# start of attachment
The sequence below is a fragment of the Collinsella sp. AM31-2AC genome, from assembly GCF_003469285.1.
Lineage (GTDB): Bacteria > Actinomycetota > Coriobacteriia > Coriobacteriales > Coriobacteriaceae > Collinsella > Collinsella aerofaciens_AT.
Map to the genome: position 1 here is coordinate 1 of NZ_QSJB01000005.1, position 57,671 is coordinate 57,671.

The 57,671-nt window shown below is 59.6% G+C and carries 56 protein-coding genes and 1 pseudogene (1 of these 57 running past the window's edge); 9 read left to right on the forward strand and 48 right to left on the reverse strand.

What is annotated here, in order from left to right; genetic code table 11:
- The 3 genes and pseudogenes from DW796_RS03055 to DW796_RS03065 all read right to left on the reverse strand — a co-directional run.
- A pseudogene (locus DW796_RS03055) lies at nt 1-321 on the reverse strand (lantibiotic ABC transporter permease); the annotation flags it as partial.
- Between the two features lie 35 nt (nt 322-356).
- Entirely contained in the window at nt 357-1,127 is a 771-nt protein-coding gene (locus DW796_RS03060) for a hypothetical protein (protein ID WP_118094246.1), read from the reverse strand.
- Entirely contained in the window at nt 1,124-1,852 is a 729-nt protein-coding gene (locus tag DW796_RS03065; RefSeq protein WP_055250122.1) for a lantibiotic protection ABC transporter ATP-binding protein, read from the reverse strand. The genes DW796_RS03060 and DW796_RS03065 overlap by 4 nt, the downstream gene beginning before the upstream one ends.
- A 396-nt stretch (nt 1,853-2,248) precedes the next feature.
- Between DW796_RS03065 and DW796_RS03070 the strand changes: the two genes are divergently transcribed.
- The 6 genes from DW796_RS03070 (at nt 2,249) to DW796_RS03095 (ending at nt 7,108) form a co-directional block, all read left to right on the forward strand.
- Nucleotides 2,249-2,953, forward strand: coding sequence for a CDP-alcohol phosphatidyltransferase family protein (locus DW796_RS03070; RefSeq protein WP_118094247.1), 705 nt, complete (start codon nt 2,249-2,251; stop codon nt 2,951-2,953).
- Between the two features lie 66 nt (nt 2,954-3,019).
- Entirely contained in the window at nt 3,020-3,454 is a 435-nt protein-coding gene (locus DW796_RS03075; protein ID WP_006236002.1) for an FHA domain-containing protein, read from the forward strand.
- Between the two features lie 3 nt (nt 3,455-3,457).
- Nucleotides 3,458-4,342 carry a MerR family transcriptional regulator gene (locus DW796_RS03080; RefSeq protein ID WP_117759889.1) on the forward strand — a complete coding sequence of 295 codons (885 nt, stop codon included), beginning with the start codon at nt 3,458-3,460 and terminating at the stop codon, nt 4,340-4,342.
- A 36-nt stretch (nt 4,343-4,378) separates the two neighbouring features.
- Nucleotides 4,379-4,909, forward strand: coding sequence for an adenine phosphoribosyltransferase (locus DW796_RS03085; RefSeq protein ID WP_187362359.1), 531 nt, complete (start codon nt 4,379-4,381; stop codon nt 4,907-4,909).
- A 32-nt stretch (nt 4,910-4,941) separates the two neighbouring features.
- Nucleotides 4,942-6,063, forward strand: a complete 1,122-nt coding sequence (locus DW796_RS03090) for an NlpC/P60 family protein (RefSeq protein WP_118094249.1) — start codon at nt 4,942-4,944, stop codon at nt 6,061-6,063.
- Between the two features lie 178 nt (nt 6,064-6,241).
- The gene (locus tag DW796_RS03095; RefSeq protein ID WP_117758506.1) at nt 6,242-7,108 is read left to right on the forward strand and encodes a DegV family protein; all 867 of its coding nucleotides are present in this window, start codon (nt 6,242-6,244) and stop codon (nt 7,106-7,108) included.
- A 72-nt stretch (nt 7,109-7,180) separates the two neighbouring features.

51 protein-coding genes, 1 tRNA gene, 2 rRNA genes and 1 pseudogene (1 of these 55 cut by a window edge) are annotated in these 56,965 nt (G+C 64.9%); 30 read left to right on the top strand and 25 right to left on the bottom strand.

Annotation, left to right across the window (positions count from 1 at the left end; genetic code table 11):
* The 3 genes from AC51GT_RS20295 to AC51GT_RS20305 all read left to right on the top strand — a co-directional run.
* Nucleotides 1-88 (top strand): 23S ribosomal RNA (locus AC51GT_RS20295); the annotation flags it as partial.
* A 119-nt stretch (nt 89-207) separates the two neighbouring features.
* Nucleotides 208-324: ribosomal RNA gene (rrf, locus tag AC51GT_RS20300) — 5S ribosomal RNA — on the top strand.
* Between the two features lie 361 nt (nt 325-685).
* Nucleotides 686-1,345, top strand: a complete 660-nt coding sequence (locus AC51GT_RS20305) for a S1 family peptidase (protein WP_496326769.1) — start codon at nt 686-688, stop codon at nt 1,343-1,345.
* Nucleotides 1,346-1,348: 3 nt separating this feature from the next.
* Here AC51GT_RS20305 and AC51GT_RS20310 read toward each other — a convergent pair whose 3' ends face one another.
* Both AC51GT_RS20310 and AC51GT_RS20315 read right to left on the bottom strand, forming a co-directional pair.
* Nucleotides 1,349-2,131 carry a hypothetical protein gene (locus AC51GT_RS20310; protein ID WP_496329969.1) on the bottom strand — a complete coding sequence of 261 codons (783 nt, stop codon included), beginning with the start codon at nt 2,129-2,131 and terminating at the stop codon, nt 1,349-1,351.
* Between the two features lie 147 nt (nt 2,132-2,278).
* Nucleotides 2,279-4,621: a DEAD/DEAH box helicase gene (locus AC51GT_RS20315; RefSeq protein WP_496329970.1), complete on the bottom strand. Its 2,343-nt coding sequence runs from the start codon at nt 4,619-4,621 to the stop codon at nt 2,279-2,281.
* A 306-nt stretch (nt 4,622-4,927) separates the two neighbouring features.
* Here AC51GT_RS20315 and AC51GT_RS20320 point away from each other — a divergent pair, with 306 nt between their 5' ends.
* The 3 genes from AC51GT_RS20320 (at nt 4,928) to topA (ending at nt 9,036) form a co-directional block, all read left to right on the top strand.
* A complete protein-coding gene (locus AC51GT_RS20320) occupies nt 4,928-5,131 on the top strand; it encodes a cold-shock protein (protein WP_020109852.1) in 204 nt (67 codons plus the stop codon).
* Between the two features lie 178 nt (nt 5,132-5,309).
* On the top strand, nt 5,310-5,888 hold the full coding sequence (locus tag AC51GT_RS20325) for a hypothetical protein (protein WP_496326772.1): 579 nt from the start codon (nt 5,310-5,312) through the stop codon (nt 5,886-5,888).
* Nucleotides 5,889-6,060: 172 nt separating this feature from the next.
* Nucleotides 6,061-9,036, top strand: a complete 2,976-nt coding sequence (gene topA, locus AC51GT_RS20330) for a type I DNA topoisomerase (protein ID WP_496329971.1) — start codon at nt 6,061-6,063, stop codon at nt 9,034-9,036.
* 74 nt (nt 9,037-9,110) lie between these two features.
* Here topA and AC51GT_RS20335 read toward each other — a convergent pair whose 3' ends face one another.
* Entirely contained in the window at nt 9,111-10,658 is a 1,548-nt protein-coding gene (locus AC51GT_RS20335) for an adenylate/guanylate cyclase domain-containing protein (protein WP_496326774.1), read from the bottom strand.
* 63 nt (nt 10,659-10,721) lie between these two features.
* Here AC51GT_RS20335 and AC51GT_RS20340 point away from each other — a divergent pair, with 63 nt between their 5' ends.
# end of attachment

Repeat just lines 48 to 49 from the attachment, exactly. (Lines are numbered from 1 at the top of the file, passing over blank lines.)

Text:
* 74 nt (nt 9,037-9,110) lie between these two features.
* Here topA and AC51GT_RS20335 read toward each other — a convergent pair whose 3' ends face one another.